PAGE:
Corruption and Reform in the Teamsters Union
About the BookAlmost since its creation, recurring problems with corruption bedeviled the Teamsters Union. David Witwer provides the first in-depth historical study of the forces that contributed to the Teamsters' troubled past and the mechanisms the union employed--from top-down directives to grassroots measures--to combat corruption.
Witwer draws on the perspectives of rank-and-file members, union leaders, and the criminal element to explain the processes that allowed organized crime to seize power inside the union. His account includes the infamous links between the Mafia and union head Jimmy Hoffa, but he also tells the little-known story of the McClellan Committee investigation that first brought those links to light. Witwer also examines how anti-labor forces used the Teamsters' unsavory reputation to influence popular and legislative opinion in a broad attack on workers' rights.
Reviews"The public's all-too-common equation of unionization and Teamster-style corruption lies at the heart of David Witwer's balanced and insightful book."--Journal of American History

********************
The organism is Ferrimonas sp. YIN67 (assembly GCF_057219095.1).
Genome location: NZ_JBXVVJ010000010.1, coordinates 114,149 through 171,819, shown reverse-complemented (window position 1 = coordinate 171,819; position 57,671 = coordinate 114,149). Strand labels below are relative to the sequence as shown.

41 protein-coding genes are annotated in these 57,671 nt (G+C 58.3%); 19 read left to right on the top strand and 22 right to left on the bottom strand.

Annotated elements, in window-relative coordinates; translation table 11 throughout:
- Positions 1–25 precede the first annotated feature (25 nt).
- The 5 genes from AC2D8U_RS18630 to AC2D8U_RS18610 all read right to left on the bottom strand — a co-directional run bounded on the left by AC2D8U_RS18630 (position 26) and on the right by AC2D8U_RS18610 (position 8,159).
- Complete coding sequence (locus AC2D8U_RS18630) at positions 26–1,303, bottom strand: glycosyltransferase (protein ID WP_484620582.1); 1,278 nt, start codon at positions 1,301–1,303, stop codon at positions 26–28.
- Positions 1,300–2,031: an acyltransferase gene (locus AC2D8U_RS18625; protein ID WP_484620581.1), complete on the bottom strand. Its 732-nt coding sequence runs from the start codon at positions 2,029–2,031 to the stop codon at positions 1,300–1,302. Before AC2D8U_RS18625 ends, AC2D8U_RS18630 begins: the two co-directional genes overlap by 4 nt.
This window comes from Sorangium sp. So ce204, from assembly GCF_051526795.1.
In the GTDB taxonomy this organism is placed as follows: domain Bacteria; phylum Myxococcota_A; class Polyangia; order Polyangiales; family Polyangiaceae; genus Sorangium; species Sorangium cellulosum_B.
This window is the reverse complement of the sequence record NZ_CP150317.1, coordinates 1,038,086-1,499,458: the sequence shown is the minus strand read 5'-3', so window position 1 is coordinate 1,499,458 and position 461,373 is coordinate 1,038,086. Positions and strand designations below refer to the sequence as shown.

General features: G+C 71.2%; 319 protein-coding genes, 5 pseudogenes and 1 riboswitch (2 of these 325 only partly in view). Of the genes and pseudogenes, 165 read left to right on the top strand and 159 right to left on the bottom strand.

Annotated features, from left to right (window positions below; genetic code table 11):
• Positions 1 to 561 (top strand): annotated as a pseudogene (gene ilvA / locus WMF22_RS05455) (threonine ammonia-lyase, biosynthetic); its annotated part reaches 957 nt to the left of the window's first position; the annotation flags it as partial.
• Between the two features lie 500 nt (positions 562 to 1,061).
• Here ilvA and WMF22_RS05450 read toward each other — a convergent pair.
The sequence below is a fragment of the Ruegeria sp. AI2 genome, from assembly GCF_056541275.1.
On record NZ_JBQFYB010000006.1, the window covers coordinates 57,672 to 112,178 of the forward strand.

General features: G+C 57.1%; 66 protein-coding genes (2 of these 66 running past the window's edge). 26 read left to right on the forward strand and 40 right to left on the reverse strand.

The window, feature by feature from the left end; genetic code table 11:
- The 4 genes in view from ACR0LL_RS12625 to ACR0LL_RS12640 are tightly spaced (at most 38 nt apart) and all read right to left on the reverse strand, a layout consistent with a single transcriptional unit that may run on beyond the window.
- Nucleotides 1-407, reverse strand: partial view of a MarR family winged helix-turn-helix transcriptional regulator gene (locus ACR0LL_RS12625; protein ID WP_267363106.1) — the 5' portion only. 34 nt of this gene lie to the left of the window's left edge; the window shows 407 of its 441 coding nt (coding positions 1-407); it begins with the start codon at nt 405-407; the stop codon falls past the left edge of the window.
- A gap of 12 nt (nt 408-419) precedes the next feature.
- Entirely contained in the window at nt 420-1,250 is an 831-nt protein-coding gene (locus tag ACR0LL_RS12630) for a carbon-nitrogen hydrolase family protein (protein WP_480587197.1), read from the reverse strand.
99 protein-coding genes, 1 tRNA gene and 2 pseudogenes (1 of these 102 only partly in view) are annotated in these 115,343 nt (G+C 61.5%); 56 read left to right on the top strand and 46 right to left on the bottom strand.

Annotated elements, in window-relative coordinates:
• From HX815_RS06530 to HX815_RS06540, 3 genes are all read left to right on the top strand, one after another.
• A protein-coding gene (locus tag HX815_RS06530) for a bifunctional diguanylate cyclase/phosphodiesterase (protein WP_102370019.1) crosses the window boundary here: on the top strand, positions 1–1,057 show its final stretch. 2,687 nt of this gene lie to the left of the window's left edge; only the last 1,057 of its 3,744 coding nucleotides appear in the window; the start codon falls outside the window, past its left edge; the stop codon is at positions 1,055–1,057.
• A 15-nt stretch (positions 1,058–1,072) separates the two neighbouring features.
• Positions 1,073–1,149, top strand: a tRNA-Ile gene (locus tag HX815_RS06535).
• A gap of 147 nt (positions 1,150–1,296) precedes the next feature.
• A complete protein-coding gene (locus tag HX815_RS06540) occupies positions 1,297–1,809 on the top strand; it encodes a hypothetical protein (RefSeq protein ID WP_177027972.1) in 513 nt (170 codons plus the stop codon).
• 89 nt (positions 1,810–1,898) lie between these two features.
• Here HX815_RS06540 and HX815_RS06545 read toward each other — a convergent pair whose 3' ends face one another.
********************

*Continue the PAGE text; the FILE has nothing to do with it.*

"A firmer grasp of Teamster union history than can be obtained from any other source in print, but also with a clearer understanding of the last century of U.S. labor history. David Witwer's volume on Teamster corruption and reform is not only a smart and informative book, it is an uncommonly wise one."--Industrial and Labor Relations Review
"An illuminating and significant contribution to labor history. . . . Highly recommended."--Choice
“A superior piece of work that adds substantially to our knowledge of one of the most important labor unions in the United States. In a balanced, responsible fashion, Witwer deftly handles discussion of a complex subject, and the resulting book is fresh, provocative, and convincing.”--Robert Zieger, author of The CIO, 1935-1955 and coauthor of American Workers, American Unions, 1920-1985
“Witwer’s well-argued, exhaustively researched study does an excellent job of historicizing Teamster corruption and of anchoring it in the necessary nitty-gritty social history that renders it understandable.”--Eric Arnesen, author of Brotherhoods of Color: Black Railroad Workers and the Struggle for Equality